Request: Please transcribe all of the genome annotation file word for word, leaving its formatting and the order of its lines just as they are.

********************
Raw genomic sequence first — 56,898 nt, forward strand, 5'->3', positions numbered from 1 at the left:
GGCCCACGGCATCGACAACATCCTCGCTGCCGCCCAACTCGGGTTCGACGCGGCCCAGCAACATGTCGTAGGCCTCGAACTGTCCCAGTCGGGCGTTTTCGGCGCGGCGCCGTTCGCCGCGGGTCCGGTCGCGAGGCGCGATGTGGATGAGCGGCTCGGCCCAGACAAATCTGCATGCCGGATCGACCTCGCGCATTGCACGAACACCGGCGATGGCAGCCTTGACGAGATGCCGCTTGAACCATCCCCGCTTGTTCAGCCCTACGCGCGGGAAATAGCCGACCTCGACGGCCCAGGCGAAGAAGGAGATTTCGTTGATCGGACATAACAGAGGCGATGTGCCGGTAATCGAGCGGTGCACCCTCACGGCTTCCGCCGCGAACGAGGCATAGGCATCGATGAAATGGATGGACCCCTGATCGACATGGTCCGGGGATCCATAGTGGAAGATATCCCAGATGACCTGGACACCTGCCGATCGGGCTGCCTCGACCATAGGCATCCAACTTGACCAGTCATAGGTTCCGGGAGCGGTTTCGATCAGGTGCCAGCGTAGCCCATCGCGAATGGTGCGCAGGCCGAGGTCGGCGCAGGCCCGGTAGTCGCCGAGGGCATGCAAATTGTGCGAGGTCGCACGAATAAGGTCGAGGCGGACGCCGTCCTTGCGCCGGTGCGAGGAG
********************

Raw genomic sequence first — 56,898 nt, forward strand, 5'->3', positions numbered from 1 at the left:
GGCCCACGGCATCGACAACATCCTCGCTGCCGCCCAACTCGGGTTCGACGCGGCCCAGCAACATGTCGTAGGCCTCGAACTGTCCCAGTCGGGCGTTTTCGGCGCGGCGCCGTTCGCCGCGGGTCCGGTCGCGAGGCGCGATGTGGATGAGCGGCTCGGCCCAGACAAATCTGCATGCCGGATCGACCTCGCGCATTGCACGAACACCGGCGATGGCAGCCTTGACGAGATGCCGCTTGAACCATCCCCGCTTGTTCAGCCCTACGCGCGGGAAATAGCCGACCTCGACGGCCCAGGCGAAGAAGGAGATTTCGTTGATCGGACATAACAGAGGCGATGTGCCGGTAATCGAGCGGTGCACCCTCACGGCTTCCGCCGCGAACGAGGCATAGGCATCGATGAAATGGATGGACCCCTGATCGACATGGTCCGGGGATCCATAGTGGAAGATATCCCAGATGACCTGGACACCTGCCGATCGGGCTGCCTCGACCATAGGCATCCAACTTGACCAGTCATAGGTTCCGGGAGCGGTTTCGATCAGGTGCCAGCGTAGCCCATCGCGAATGGTGCGCAGGCCGAGGTCGGCGCAGGCCCGGTAGTCGCCGAGGGCATGCAAATTGTGCGAGGTCGCACGAATAAGGTCGAGGCGGACGCCGTCCTTGCGCCGGTGCGAGGAG